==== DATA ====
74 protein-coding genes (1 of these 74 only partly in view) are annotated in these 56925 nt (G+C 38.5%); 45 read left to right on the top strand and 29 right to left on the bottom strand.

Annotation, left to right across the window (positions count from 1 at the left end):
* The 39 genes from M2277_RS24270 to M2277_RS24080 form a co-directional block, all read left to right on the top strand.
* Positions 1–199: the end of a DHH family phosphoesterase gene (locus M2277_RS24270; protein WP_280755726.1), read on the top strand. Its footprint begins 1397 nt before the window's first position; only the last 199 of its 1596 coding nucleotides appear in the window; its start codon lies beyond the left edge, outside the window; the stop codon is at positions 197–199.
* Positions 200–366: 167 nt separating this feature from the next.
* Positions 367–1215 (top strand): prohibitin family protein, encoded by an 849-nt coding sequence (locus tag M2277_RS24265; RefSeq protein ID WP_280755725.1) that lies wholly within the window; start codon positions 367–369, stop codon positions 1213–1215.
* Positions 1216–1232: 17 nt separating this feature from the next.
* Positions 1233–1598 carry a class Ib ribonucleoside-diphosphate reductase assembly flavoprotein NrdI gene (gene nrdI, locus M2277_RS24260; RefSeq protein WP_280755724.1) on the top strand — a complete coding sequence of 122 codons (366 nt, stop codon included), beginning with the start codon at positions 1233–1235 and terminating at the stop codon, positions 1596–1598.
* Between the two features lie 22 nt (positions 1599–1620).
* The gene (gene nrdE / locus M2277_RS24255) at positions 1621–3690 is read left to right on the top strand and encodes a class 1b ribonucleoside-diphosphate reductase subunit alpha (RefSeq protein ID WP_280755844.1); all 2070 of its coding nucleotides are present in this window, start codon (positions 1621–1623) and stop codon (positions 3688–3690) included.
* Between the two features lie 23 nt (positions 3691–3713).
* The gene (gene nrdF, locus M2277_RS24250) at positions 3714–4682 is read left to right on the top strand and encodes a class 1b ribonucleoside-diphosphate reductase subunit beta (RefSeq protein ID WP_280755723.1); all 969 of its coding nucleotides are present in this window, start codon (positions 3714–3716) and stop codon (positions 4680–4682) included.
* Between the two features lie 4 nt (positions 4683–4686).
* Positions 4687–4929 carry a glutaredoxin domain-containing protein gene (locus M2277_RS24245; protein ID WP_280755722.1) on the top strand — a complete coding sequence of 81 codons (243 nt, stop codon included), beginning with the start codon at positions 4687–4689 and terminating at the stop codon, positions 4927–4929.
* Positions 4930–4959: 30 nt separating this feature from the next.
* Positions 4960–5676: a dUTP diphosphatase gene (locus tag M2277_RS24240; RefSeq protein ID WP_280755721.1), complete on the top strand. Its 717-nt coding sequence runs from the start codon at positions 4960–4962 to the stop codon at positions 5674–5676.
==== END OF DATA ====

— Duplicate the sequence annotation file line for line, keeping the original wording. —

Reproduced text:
74 protein-coding genes (1 of these 74 only partly in view) are annotated in these 56925 nt (G+C 38.5%); 45 read left to right on the top strand and 29 right to left on the bottom strand.

Annotation, left to right across the window (positions count from 1 at the left end):
* The 39 genes from M2277_RS24270 to M2277_RS24080 form a co-directional block, all read left to right on the top strand.
* Positions 1–199: the end of a DHH family phosphoesterase gene (locus M2277_RS24270; protein WP_280755726.1), read on the top strand. Its footprint begins 1397 nt before the window's first position; only the last 199 of its 1596 coding nucleotides appear in the window; its start codon lies beyond the left edge, outside the window; the stop codon is at positions 197–199.
* Positions 200–366: 167 nt separating this feature from the next.
* Positions 367–1215 (top strand): prohibitin family protein, encoded by an 849-nt coding sequence (locus tag M2277_RS24265; RefSeq protein ID WP_280755725.1) that lies wholly within the window; start codon positions 367–369, stop codon positions 1213–1215.
* Positions 1216–1232: 17 nt separating this feature from the next.
* Positions 1233–1598 carry a class Ib ribonucleoside-diphosphate reductase assembly flavoprotein NrdI gene (gene nrdI, locus M2277_RS24260; RefSeq protein WP_280755724.1) on the top strand — a complete coding sequence of 122 codons (366 nt, stop codon included), beginning with the start codon at positions 1233–1235 and terminating at the stop codon, positions 1596–1598.
* Between the two features lie 22 nt (positions 1599–1620).
* The gene (gene nrdE / locus M2277_RS24255) at positions 1621–3690 is read left to right on the top strand and encodes a class 1b ribonucleoside-diphosphate reductase subunit alpha (RefSeq protein ID WP_280755844.1); all 2070 of its coding nucleotides are present in this window, start codon (positions 1621–1623) and stop codon (positions 3688–3690) included.
* Between the two features lie 23 nt (positions 3691–3713).
* The gene (gene nrdF, locus M2277_RS24250) at positions 3714–4682 is read left to right on the top strand and encodes a class 1b ribonucleoside-diphosphate reductase subunit beta (RefSeq protein ID WP_280755723.1); all 969 of its coding nucleotides are present in this window, start codon (positions 3714–3716) and stop codon (positions 4680–4682) included.
* Between the two features lie 4 nt (positions 4683–4686).
* Positions 4687–4929 carry a glutaredoxin domain-containing protein gene (locus M2277_RS24245; protein ID WP_280755722.1) on the top strand — a complete coding sequence of 81 codons (243 nt, stop codon included), beginning with the start codon at positions 4687–4689 and terminating at the stop codon, positions 4927–4929.
* Positions 4930–4959: 30 nt separating this feature from the next.
* Positions 4960–5676: a dUTP diphosphatase gene (locus tag M2277_RS24240; RefSeq protein ID WP_280755721.1), complete on the top strand. Its 717-nt coding sequence runs from the start codon at positions 4960–4962 to the stop codon at positions 5674–5676.